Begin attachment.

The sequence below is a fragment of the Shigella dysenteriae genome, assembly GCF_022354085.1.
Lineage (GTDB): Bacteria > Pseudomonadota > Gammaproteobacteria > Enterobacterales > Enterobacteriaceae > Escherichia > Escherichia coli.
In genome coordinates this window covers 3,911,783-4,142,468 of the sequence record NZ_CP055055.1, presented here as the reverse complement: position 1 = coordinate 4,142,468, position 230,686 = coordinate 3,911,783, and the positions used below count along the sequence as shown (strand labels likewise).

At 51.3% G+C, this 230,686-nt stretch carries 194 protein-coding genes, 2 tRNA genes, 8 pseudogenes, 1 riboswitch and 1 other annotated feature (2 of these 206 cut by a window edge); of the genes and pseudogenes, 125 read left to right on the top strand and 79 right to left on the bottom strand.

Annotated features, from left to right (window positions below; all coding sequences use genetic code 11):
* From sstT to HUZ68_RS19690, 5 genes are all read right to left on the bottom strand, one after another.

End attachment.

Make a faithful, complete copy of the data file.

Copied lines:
The sequence below is a fragment of the Shigella dysenteriae genome, assembly GCF_022354085.1.
Lineage (GTDB): Bacteria > Pseudomonadota > Gammaproteobacteria > Enterobacterales > Enterobacteriaceae > Escherichia > Escherichia coli.
In genome coordinates this window covers 3,911,783-4,142,468 of the sequence record NZ_CP055055.1, presented here as the reverse complement: position 1 = coordinate 4,142,468, position 230,686 = coordinate 3,911,783, and the positions used below count along the sequence as shown (strand labels likewise).

At 51.3% G+C, this 230,686-nt stretch carries 194 protein-coding genes, 2 tRNA genes, 8 pseudogenes, 1 riboswitch and 1 other annotated feature (2 of these 206 cut by a window edge); of the genes and pseudogenes, 125 read left to right on the top strand and 79 right to left on the bottom strand.

Annotated features, from left to right (window positions below; all coding sequences use genetic code 11):
* From sstT to HUZ68_RS19690, 5 genes are all read right to left on the bottom strand, one after another.